Per pale Argent and Sable, a bombshell enflamed Proper and a lion rampant Or, on a pile reversed Gules (Crimson) a fleur-de-lis between the tips of two swords hilts to base saltirewise of the third, blades Argent.
That for the regiments and separate battalions of the Army Reserve: From a wreath Argent and Sable, the Lexington Minute Man Proper. The Statue of the Minute Man, Captain John Parker (H.H. Kitson, sculptor), stands on the common in Lexington, Massachusetts.
SUPPORT THE FIGHT.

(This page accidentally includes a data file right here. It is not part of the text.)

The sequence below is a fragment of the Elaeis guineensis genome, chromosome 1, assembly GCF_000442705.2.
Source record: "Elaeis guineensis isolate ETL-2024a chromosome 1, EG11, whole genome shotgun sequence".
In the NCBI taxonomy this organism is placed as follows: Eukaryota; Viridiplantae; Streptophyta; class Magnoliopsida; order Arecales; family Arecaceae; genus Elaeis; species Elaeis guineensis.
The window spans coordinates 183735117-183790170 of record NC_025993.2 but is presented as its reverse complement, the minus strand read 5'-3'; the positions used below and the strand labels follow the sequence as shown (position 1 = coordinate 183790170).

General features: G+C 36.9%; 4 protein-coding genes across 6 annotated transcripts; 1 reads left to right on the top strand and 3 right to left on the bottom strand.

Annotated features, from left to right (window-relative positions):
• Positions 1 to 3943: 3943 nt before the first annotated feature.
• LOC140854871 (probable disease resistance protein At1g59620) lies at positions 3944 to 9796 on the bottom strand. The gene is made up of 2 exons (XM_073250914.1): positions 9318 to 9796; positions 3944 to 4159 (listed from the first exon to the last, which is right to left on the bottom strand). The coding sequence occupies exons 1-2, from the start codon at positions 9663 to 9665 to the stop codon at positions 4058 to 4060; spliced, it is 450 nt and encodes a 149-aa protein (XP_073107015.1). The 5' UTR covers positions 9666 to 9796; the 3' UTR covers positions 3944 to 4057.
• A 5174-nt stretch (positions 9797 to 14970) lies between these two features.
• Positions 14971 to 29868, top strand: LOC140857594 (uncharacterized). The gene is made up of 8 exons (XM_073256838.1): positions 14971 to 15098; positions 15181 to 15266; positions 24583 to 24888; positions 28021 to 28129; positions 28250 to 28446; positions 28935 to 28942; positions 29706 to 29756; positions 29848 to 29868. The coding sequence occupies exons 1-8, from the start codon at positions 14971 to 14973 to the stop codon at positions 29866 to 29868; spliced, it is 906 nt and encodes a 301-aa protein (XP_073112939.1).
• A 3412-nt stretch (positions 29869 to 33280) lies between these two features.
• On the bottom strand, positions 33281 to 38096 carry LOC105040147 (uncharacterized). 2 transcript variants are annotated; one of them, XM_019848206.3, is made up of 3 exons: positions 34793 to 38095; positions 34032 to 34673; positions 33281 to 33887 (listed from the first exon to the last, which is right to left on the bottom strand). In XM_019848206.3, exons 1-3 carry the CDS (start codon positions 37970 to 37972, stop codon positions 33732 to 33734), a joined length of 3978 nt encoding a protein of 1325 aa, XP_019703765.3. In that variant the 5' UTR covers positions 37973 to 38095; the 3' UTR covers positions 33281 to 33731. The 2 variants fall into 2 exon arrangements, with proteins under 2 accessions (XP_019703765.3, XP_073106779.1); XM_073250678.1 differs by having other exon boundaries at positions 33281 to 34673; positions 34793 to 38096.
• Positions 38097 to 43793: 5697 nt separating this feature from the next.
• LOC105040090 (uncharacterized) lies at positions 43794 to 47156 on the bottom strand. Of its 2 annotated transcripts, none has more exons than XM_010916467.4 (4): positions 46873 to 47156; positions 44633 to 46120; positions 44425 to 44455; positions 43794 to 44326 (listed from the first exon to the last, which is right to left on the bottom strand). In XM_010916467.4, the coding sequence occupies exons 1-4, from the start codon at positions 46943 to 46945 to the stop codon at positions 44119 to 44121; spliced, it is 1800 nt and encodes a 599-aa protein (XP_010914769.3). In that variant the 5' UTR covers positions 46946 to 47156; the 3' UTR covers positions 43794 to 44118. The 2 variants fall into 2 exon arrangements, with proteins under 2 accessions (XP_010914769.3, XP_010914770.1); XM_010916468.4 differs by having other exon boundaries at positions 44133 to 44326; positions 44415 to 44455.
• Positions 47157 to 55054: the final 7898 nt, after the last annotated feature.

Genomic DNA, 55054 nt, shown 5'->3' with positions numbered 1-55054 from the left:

Crimson and yellow are the colors traditionally associated with the Ordnance Corps. The flaming bomb is adapted from the Ordnance branch insignia. Black and white symbolizes the night and day, around the clock ordnance mission of the battalion. The fleur-de-lis and lion commemorate the unit's campaign participation credits during World War II in Normandy, Northern France, Rhineland and Central Europe. The crossed swords represent military preparedness, cooperation and teamwork.
The crest is that of the United States Army Reserve.
The coat of arms was approved on 18 July 2002.